Thursday, January 07, 2010

Soup and Books.

Today’s extract from Books and My Food concerns soup – a very serendipitous topic, as it allows me to mention to you that my book Soup: A Global History (Reaktion Press) is now under production, and should be ready for the shelves at the end of the year.

For January 7th, Elisabeth Luther Cary chose a line from Epistle III, by the English poet and librettist John Gay (1685-1732), and a recipe for a clear soup base or consommé.

“Do daily soups
Your dinners introduce?”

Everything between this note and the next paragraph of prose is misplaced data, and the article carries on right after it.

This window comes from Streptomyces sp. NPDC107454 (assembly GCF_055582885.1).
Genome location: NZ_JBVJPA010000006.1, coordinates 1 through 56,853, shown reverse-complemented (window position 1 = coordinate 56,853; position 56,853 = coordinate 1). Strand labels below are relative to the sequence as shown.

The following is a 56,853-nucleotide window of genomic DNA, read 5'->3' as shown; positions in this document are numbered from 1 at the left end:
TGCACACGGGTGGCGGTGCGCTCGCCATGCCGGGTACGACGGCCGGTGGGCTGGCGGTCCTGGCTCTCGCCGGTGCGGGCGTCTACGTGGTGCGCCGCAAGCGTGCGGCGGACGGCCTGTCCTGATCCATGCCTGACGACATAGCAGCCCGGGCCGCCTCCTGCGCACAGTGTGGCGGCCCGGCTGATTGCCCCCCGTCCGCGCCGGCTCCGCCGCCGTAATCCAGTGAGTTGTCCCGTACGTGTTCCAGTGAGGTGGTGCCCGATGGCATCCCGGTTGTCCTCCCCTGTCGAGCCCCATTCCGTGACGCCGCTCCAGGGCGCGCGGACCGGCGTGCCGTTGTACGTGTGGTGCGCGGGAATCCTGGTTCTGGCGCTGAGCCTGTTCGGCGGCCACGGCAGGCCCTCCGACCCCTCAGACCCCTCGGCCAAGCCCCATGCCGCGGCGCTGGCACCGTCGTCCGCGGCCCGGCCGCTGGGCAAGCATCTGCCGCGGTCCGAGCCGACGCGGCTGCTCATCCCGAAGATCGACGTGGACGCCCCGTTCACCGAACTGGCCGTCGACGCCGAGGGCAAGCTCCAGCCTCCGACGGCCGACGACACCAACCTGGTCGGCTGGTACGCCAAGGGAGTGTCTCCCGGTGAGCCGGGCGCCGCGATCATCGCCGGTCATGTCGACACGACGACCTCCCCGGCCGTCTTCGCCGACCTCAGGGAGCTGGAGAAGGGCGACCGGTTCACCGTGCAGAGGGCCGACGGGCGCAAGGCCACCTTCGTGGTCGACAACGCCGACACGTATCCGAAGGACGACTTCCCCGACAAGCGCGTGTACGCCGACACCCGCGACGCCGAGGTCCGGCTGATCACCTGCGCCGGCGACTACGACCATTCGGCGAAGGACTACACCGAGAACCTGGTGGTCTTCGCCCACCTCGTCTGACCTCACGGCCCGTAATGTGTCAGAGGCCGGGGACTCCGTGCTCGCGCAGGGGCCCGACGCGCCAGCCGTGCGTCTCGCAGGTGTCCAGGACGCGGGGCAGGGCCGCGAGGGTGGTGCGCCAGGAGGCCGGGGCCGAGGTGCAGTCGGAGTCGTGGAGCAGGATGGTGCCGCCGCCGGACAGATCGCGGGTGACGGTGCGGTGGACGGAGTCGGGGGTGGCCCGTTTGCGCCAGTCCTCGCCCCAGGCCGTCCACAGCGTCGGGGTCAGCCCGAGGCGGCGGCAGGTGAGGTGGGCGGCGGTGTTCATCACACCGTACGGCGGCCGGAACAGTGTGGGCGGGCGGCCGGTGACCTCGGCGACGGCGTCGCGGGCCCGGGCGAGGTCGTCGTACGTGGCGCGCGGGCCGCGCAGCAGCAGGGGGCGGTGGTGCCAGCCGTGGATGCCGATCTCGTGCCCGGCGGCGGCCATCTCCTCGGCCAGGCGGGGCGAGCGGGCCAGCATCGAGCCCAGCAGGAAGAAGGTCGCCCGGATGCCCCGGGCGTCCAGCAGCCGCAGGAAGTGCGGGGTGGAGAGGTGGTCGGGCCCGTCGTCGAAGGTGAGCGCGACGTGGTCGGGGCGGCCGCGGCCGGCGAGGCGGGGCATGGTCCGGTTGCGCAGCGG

The stand-by for soup is a simple consommé which may be multitudinously varied. Cut up two pounds of lean raw meat, beef or veal, and ad a cupful of cold roast beef cut in pieces. Put over the fire with a cracked knuckle of veal, four quarts of cold water, two onions, one carrot, two stalks of celery, six peppercorns, a spoonful of salt, six cloves, and a few herbs. Cook slowly all day. Strain and when cold skim off the fat. Add the white and shell of two eggs. Bring to a boil and boil ten minutes. Strain through a cloth.

Quotation for the Day.

The fly that sips treacle is lost in the sweets.
John Gay, The Beggar’s Opera. Act ii. Sc. 2.

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